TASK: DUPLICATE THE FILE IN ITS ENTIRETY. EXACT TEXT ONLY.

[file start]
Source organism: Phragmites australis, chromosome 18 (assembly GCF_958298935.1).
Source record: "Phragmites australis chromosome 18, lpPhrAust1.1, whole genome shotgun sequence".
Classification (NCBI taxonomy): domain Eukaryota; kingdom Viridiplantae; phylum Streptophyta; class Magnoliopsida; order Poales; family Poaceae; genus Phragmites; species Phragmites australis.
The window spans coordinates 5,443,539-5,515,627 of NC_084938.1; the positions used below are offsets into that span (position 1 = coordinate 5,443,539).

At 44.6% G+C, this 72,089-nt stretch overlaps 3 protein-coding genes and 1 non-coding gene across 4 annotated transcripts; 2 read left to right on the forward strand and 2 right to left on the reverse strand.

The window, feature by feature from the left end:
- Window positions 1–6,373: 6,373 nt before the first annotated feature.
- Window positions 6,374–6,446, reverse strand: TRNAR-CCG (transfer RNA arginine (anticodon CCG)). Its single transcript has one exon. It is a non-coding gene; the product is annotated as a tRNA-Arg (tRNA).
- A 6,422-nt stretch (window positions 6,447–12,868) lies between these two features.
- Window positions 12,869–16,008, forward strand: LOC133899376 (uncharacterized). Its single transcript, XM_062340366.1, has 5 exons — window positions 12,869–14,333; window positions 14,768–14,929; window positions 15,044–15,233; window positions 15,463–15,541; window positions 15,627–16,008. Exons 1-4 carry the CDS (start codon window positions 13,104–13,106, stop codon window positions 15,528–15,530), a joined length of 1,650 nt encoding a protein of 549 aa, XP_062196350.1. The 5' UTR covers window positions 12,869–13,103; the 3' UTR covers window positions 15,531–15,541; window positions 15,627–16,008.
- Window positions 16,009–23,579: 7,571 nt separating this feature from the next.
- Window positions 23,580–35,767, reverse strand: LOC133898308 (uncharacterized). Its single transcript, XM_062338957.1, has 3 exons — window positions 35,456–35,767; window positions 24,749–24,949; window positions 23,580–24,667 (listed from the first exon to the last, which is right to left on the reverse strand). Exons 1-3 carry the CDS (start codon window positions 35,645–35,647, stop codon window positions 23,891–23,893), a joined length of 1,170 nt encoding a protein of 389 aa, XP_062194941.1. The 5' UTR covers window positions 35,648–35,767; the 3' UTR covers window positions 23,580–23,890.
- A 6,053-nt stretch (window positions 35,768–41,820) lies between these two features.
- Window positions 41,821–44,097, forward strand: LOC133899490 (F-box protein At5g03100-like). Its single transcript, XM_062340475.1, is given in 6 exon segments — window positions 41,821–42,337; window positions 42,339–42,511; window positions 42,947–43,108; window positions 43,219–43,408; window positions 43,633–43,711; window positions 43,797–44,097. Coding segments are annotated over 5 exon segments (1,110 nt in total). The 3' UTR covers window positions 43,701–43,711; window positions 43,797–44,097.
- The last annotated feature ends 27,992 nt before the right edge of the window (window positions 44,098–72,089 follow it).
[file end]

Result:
Source organism: Phragmites australis, chromosome 18 (assembly GCF_958298935.1).
Source record: "Phragmites australis chromosome 18, lpPhrAust1.1, whole genome shotgun sequence".
Classification (NCBI taxonomy): domain Eukaryota; kingdom Viridiplantae; phylum Streptophyta; class Magnoliopsida; order Poales; family Poaceae; genus Phragmites; species Phragmites australis.
The window spans coordinates 5,443,539-5,515,627 of NC_084938.1; the positions used below are offsets into that span (position 1 = coordinate 5,443,539).

At 44.6% G+C, this 72,089-nt stretch overlaps 3 protein-coding genes and 1 non-coding gene across 4 annotated transcripts; 2 read left to right on the forward strand and 2 right to left on the reverse strand.

The window, feature by feature from the left end:
- Window positions 1–6,373: 6,373 nt before the first annotated feature.
- Window positions 6,374–6,446, reverse strand: TRNAR-CCG (transfer RNA arginine (anticodon CCG)). Its single transcript has one exon. It is a non-coding gene; the product is annotated as a tRNA-Arg (tRNA).
- A 6,422-nt stretch (window positions 6,447–12,868) lies between these two features.
- Window positions 12,869–16,008, forward strand: LOC133899376 (uncharacterized). Its single transcript, XM_062340366.1, has 5 exons — window positions 12,869–14,333; window positions 14,768–14,929; window positions 15,044–15,233; window positions 15,463–15,541; window positions 15,627–16,008. Exons 1-4 carry the CDS (start codon window positions 13,104–13,106, stop codon window positions 15,528–15,530), a joined length of 1,650 nt encoding a protein of 549 aa, XP_062196350.1. The 5' UTR covers window positions 12,869–13,103; the 3' UTR covers window positions 15,531–15,541; window positions 15,627–16,008.
- Window positions 16,009–23,579: 7,571 nt separating this feature from the next.
- Window positions 23,580–35,767, reverse strand: LOC133898308 (uncharacterized). Its single transcript, XM_062338957.1, has 3 exons — window positions 35,456–35,767; window positions 24,749–24,949; window positions 23,580–24,667 (listed from the first exon to the last, which is right to left on the reverse strand). Exons 1-3 carry the CDS (start codon window positions 35,645–35,647, stop codon window positions 23,891–23,893), a joined length of 1,170 nt encoding a protein of 389 aa, XP_062194941.1. The 5' UTR covers window positions 35,648–35,767; the 3' UTR covers window positions 23,580–23,890.
- A 6,053-nt stretch (window positions 35,768–41,820) lies between these two features.
- Window positions 41,821–44,097, forward strand: LOC133899490 (F-box protein At5g03100-like). Its single transcript, XM_062340475.1, is given in 6 exon segments — window positions 41,821–42,337; window positions 42,339–42,511; window positions 42,947–43,108; window positions 43,219–43,408; window positions 43,633–43,711; window positions 43,797–44,097. Coding segments are annotated over 5 exon segments (1,110 nt in total). The 3' UTR covers window positions 43,701–43,711; window positions 43,797–44,097.
- The last annotated feature ends 27,992 nt before the right edge of the window (window positions 44,098–72,089 follow it).